Pelletized Biomass

Two of the most important properties of pellet fuels are the moisture content, and inorganic ash content. The Pellet Fuel Institute (PFI) standards require that for even the lowest commercial grade of pellets, the moisture content cannot exceed 10% and the inorganic ash content cannot exceed 6%. This means that great care must be taken when choosing and drying feedstocks for pelletization.

Testing for moisture and ash can be a time-consuming process. The ASTM standard test methods can take upwards of 4 hours and require an oven, a furnace, and a mass balance to run. Moisture measurement and control is a crucial aspect in the bioenergy application and MoistTech’s new IR3000 Moisture Sensor allows you to do instant, non-contact, continuous moisture measurement.

Unique Features:

  • Ability to monitor the product with small gaps in product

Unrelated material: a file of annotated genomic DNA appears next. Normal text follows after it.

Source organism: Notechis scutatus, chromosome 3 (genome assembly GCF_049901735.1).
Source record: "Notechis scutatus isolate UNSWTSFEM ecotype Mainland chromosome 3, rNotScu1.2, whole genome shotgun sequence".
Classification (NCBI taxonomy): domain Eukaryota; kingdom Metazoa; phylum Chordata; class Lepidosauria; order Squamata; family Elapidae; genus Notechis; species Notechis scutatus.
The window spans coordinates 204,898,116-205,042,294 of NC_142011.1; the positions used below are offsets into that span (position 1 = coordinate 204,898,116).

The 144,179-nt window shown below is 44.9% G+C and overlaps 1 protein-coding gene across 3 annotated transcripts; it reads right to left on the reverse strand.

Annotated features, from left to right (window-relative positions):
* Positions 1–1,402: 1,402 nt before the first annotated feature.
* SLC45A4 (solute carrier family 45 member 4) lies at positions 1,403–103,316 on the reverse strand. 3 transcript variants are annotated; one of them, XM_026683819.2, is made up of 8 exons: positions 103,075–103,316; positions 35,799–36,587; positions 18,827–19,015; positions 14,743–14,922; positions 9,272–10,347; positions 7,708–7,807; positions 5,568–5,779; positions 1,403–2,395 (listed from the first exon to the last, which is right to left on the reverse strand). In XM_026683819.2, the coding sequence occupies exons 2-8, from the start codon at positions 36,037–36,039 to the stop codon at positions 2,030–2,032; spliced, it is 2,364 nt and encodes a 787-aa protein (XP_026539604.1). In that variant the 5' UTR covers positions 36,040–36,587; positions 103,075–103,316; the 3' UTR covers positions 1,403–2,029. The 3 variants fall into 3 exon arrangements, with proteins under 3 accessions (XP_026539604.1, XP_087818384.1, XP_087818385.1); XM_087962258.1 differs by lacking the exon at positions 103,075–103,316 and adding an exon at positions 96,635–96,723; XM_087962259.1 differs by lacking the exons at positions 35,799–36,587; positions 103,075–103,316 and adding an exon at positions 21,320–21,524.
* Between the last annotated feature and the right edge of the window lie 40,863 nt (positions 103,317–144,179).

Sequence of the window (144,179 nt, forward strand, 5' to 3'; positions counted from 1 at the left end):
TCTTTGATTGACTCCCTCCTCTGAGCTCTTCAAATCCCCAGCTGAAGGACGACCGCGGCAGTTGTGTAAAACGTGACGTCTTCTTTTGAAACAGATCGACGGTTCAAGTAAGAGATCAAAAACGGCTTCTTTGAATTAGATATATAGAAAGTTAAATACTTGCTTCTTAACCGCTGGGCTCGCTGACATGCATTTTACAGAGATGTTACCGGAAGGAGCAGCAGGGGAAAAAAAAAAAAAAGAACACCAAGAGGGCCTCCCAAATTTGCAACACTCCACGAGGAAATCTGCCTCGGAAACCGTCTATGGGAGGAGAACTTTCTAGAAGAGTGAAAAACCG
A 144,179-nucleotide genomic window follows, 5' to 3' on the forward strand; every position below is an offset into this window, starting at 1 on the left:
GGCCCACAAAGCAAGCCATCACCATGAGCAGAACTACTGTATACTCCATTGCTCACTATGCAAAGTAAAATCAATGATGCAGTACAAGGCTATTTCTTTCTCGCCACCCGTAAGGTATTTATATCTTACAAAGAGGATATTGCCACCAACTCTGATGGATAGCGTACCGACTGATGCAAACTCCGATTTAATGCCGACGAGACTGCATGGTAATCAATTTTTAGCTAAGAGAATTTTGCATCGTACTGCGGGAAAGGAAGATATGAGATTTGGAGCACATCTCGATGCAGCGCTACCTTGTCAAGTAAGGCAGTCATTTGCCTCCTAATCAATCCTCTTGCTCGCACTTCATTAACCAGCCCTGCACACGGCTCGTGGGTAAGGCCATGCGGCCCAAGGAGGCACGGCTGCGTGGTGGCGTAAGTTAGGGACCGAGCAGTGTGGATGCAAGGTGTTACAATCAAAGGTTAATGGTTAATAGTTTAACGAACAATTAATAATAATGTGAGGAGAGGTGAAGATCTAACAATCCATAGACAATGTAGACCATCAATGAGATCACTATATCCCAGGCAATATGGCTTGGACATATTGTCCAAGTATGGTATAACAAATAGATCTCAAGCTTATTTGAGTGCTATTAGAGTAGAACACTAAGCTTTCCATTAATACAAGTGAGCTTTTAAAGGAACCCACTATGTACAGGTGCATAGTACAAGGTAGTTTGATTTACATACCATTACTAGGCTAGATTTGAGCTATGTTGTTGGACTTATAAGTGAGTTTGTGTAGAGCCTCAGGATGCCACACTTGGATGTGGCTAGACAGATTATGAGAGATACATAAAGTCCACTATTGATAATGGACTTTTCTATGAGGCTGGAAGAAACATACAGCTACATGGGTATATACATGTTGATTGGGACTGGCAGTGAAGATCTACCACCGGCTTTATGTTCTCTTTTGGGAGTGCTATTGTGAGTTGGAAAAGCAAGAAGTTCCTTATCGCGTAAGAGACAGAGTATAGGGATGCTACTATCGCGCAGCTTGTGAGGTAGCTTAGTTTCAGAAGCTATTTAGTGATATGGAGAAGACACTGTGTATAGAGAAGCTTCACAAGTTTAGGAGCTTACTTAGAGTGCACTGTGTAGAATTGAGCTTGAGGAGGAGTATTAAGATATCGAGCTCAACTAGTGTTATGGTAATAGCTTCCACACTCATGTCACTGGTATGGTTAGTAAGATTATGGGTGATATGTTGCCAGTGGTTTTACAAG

• Unaffected by ambient lighting
  • State-of-the-art Near-Infrared Technology provides the most accurate measurements for moisture
  • Ideal for installations on chain conveyors and screw conveyors, can be installed at an angle

MoistTech recommends installing sensors in several locations throughout the pelleting process for the most optimum results.

First, installing a sensor prior to the dryer will monitor the moisture levels going in. Too dry of a product will result in over drying causing a dusty, ambient environment but could also result in a fire. Installing sensors after the dryer, prior to the pelletizer will also result in significant cost savings. Product too dry will prevent pellets compacting and not molding together very well. Product too wet could cause the pelletizer to plug up – both resulting in shutting down the line and product waste.

Moisture in Pelletized Biomass 1
Moisture in Pelletized Biomass 2